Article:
First transmission: 8pm, Friday 9 January 2009, BBC2
Narrated by David Attenborough
A Mike Birkhead Associates’ production, for the BBC series NATURAL WORLD, that uses rare archive film, astonishing new footage of cuckoos and the latest scientific findings to tell a gripping tale of Springtime murder, mystery and deceit.
The cuckoo is a cheat, a thief and killer. But just how does this traditional signaller of Spring trick other birds into accepting its eggs? And why do the duped fosterers work so relentlessly to feed a chick that isn’t their own and will soon dwarf them, after first destroying their eggs or killing their young? In CUCKOO, unique archive footage is combined with astonishing new photography and the latest scientific findings to solve a puzzle which - as narrator David Attenborough explains - has perplexed nature-watchers for thousands of years.
The story told in the film
The cuckoo’s call is probably better known than that of any other bird in Britain – an instantly recognised signal that Spring is finally here. But the owner of the call is a cheat, a thief and a killer - wiping out the families of other birds and tricking them into raising its young instead.
For centuries, nature-watchers have puzzled over the cuckoo’s strange behaviour, and on how it dupes other birds into caring for a chick that will quickly dwarf them in size after destroying their eggs or babies.
Now the cuckoo’s secrets are about to be revealed.
CUCKOO shows exactly how the cuckoo spends its brief annual visit to Britain, using a combination of archive footage by wildlife film pioneer, Oliver Pike, a re-enactment of a study carried out in the 1920s by Edgar Chance, new film, using new techniques, by award-winning cameraman Alastair MacEwen, and the latest findings by Professor Nick Davies, of Cambridge University, who has been studying cuckoos on the National Trust’s Wicken Fen, and elsewhere, for more than 20 years – all presented by television’s best wildlife story-teller, Sir David Attenborough.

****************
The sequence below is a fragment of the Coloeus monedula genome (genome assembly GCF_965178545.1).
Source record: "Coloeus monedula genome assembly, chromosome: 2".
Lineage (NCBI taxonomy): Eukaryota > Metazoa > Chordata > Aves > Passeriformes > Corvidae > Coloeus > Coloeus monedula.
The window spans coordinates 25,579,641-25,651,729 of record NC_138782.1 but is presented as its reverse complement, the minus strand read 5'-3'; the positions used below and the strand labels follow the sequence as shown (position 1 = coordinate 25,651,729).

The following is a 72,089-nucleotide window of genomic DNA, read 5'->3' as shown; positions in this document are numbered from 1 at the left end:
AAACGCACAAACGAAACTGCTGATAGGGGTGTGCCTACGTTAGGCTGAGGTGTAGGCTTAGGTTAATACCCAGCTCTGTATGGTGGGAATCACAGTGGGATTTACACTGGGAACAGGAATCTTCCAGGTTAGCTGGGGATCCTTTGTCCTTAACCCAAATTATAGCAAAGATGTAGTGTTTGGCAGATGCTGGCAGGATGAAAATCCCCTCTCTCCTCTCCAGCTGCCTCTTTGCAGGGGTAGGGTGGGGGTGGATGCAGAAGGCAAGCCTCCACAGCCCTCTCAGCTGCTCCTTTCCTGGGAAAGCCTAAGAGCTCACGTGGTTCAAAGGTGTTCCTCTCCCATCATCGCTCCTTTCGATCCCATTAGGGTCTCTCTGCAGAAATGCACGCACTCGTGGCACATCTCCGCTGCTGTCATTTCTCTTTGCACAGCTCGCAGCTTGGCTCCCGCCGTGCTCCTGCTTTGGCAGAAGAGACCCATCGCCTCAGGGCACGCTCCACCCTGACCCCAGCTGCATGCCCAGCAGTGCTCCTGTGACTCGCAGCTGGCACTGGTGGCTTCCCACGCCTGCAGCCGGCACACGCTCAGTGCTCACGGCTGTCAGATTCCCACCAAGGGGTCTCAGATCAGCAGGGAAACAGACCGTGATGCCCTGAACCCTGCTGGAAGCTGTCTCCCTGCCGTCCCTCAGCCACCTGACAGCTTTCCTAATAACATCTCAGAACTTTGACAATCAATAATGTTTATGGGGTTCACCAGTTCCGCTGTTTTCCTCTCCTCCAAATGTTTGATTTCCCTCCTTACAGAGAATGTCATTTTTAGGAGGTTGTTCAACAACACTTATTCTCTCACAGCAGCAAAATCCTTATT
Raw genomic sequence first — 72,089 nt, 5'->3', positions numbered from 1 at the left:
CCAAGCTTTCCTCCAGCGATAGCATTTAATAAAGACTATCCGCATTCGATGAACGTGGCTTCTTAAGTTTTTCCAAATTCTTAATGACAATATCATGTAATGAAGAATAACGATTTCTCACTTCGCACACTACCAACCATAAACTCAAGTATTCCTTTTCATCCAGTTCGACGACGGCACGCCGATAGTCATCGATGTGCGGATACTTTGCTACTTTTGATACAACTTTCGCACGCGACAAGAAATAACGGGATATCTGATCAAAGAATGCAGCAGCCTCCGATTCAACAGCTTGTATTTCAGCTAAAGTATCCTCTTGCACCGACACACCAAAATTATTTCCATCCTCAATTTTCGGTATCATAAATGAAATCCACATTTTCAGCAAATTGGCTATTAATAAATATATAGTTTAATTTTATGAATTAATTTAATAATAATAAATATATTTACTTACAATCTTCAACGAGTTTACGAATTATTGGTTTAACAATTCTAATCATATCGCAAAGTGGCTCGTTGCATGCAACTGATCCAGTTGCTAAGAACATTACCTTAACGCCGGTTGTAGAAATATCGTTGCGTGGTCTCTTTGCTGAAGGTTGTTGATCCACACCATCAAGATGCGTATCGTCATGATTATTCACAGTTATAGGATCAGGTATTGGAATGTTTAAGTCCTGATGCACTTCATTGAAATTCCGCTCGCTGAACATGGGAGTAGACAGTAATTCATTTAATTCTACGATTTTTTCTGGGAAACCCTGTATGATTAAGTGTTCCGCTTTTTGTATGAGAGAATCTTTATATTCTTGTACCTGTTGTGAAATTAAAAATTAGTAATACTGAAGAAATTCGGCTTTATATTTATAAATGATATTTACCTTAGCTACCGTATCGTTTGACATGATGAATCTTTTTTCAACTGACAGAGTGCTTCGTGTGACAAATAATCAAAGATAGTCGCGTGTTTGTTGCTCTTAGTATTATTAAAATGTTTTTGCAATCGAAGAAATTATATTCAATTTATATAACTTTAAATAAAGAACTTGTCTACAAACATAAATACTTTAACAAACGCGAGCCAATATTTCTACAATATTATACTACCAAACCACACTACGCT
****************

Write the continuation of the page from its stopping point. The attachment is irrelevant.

Like generations of bird-watchers before him, Nick Davies is intrigued by the nature’s most famous cheat, and by how the bird gets away with it.
His interest was sparked after he saw tiny warbler adults feeding a monstrously huge baby on the fens as a boy and then learning about Edgar Chance, a wealthy Midlands businessman with a passion for egg-collecting (now illegal) and his eyes on a world record for collecting the most eggs from a single cuckoo in the same season.
Chance achieved his goal in 1922, with a haul of 25 eggs. But it is his meticulous preparatory studies that make him famous among bird-watchers. At Pound Green Common, Worcestershire, Chance became the first person to establish how the cuckoo deposits its egg in a victim’s nest. He then employed Oliver Pike to film what he’d seen, so creating one of the earliest observational nature films, too.
The Chance and Pike film solved one mystery, but presented Nick Davies with others. How does the cuckoo choose a ‘victim’? Why aren’t the alien eggs rejected? Why do the tricked hosts look after a chick so obviously unlike their own once it is hatched? And why do they heed the chick’s incessant demands for food – a chore that takes as much effort as feeding 10 of their own offspring?
After more than 20 years of experimenting, he’s now able to show that the cuckoo’s survival depends on it staying one step ahead in a wildlife version of an arms race, and that being a parasite isn’t necessarily an easy option.
One question remains, though. Why is such a rogue so popular that it’s celebrated by composers, poets, playwrights, in folklore, nursery rhymes and more? According to Nick Davies: “I think people often like the idea of individuals who make a living in a rather unusual way – don't follow the crowd. I think they admire cuckoos because they wonder how on earth they can get away with it. They equate the cuckoo's behaviour with tremendous cunning and wit.”